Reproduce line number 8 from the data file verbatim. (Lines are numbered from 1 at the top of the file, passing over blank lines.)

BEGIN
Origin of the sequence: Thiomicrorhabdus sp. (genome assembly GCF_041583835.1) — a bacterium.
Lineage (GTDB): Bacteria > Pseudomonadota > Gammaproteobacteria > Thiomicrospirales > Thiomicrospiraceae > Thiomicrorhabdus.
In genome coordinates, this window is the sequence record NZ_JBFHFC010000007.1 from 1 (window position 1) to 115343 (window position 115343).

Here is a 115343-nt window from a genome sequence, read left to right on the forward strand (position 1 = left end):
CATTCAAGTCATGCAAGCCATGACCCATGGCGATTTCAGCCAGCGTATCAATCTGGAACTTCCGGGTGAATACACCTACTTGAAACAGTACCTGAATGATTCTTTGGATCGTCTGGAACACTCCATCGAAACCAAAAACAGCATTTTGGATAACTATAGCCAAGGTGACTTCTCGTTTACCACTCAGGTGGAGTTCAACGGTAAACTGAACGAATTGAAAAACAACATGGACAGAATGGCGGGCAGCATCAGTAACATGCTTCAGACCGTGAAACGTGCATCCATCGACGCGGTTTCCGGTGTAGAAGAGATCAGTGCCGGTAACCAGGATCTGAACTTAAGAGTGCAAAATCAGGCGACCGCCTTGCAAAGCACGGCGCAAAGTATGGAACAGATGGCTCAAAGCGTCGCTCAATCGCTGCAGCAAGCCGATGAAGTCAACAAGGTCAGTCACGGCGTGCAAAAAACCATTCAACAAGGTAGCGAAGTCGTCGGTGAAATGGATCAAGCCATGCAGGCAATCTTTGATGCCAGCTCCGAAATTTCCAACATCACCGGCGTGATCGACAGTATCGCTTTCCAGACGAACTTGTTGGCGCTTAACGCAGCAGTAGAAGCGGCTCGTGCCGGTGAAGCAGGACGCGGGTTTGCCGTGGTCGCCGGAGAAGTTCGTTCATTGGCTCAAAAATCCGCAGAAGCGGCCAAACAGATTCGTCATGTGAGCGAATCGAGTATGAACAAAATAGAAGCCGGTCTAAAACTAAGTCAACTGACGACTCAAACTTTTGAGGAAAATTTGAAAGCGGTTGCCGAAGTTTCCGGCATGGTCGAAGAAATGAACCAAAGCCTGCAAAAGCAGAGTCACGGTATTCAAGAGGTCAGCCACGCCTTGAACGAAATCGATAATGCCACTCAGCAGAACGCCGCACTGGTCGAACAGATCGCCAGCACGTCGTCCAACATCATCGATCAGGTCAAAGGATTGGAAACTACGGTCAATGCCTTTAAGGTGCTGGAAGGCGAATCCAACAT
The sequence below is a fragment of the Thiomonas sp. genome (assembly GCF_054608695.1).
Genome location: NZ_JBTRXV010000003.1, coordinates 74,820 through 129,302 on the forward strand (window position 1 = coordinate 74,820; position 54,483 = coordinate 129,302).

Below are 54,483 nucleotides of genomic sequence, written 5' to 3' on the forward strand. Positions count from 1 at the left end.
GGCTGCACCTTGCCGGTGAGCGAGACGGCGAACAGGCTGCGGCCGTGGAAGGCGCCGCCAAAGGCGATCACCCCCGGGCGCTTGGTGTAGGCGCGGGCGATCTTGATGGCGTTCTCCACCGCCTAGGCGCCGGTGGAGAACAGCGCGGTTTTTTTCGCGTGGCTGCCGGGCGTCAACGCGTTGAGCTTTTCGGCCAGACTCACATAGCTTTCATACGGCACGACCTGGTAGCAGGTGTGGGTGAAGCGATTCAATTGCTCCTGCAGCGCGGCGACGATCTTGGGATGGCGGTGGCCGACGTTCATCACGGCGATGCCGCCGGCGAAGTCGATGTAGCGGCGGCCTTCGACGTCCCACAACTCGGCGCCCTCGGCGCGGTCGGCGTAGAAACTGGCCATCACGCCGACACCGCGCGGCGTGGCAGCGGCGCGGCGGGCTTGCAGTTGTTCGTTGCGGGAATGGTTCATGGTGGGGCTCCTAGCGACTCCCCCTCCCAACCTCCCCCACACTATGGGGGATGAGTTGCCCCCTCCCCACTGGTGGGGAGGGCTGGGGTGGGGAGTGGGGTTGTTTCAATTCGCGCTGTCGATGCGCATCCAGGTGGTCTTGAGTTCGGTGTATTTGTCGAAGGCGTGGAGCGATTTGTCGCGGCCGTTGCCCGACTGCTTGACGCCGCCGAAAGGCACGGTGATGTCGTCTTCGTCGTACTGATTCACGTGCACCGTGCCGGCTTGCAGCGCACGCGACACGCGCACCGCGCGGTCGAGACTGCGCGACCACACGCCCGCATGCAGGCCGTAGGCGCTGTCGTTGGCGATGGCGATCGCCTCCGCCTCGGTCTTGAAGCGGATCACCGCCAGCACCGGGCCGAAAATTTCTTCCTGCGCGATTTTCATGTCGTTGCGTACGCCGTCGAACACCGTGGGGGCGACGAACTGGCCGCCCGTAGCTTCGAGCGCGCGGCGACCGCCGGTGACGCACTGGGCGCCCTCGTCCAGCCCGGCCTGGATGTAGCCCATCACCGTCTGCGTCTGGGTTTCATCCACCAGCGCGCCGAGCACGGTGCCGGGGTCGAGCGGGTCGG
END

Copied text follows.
Below are 54,483 nucleotides of genomic sequence, written 5' to 3' on the forward strand. Positions count from 1 at the left end.